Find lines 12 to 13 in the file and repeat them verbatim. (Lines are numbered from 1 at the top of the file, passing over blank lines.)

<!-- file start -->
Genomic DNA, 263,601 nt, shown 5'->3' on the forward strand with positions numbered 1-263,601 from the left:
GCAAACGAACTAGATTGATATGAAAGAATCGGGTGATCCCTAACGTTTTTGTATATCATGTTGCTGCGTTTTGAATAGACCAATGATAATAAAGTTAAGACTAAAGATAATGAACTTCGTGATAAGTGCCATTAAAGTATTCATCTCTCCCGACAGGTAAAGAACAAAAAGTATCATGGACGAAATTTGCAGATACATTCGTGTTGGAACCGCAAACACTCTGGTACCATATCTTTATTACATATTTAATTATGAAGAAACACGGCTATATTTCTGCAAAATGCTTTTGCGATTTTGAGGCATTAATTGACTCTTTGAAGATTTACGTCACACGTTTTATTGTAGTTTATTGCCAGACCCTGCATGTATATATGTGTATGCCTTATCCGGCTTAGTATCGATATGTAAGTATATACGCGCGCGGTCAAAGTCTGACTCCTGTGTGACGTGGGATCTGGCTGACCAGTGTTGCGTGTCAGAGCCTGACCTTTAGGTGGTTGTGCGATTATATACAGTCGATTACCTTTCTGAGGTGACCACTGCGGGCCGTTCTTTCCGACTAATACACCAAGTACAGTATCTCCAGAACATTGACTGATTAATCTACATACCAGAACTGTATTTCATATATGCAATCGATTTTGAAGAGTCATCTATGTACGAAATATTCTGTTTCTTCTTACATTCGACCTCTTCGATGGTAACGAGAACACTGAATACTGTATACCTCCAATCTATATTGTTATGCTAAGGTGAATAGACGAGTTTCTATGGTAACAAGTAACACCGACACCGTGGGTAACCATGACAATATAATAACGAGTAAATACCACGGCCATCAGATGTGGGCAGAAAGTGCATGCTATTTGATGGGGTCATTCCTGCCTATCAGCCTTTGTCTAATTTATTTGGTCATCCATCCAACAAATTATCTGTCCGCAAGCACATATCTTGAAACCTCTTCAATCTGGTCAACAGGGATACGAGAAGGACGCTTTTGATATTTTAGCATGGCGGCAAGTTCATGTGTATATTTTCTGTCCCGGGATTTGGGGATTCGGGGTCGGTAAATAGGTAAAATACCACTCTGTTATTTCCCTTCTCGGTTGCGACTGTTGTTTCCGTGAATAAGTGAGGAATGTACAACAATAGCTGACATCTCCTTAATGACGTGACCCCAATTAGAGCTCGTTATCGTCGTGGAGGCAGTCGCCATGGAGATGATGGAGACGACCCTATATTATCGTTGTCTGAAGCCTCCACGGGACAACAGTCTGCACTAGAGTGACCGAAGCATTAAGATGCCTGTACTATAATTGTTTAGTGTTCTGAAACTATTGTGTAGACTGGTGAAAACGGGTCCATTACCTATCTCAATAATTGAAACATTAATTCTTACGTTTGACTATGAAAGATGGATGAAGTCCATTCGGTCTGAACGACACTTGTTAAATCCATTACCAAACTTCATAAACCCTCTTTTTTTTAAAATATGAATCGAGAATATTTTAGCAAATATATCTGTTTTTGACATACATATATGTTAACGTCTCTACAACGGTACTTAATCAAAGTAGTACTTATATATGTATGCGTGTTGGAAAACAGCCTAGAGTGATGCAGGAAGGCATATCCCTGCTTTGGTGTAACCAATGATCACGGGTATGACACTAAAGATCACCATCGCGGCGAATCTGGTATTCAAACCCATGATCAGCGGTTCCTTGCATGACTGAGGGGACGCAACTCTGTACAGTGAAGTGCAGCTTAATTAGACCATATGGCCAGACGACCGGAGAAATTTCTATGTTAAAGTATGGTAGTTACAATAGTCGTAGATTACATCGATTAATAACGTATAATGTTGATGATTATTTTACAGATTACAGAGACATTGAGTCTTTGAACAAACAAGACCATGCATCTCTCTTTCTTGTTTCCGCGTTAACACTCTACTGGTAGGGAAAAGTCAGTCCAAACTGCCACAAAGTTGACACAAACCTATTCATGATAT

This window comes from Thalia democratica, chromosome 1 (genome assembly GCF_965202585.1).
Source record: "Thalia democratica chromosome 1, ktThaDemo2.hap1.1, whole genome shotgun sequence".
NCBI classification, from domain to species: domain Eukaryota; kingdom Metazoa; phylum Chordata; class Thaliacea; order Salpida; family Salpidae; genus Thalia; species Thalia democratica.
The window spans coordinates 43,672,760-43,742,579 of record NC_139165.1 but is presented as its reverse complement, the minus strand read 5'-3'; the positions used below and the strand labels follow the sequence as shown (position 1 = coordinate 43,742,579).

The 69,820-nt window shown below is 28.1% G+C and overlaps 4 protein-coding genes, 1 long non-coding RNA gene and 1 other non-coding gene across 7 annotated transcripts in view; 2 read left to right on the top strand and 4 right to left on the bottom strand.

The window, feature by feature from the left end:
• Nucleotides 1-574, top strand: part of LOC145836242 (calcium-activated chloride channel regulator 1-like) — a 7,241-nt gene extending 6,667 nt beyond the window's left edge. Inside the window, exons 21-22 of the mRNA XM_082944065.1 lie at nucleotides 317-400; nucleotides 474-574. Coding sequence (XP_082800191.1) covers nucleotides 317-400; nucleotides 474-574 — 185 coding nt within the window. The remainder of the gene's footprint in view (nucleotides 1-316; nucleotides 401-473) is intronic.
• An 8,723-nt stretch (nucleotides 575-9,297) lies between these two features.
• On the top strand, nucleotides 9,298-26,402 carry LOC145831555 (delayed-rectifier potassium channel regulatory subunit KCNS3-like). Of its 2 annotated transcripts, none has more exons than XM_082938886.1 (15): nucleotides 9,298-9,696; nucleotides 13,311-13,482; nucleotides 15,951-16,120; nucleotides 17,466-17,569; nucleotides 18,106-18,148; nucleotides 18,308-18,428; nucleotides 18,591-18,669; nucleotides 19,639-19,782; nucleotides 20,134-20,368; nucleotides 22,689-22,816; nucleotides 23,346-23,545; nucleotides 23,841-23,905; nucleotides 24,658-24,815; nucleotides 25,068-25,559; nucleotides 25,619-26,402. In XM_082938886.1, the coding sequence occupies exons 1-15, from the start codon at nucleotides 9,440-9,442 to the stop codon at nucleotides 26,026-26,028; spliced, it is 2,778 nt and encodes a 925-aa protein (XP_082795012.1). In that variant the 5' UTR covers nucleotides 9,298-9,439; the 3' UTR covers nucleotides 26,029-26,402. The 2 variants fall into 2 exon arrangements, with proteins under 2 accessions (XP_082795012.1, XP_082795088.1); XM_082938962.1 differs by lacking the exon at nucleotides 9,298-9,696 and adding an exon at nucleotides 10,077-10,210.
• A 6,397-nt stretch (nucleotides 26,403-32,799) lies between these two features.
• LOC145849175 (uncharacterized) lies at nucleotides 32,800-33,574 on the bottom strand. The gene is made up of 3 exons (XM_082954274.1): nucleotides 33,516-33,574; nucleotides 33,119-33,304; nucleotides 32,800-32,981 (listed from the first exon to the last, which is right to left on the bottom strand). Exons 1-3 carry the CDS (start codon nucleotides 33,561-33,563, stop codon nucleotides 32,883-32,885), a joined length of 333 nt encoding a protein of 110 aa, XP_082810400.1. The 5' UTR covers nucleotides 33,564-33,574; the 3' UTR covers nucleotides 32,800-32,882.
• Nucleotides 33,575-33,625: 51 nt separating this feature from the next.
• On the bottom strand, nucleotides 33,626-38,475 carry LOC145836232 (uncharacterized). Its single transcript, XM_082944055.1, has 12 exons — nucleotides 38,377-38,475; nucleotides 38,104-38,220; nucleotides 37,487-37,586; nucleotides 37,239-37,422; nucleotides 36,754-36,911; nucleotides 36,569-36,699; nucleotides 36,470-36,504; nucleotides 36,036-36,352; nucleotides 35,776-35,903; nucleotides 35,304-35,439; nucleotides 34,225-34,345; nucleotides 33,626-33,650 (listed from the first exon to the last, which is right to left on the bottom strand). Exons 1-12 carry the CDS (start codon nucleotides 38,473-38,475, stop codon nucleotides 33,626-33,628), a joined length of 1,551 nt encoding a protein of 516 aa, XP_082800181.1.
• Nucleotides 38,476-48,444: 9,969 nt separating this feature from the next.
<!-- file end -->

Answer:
• A 6,397-nt stretch (nucleotides 26,403-32,799) lies between these two features.
• LOC145849175 (uncharacterized) lies at nucleotides 32,800-33,574 on the bottom strand. The gene is made up of 3 exons (XM_082954274.1): nucleotides 33,516-33,574; nucleotides 33,119-33,304; nucleotides 32,800-32,981 (listed from the first exon to the last, which is right to left on the bottom strand). Exons 1-3 carry the CDS (start codon nucleotides 33,561-33,563, stop codon nucleotides 32,883-32,885), a joined length of 333 nt encoding a protein of 110 aa, XP_082810400.1. The 5' UTR covers nucleotides 33,564-33,574; the 3' UTR covers nucleotides 32,800-32,882.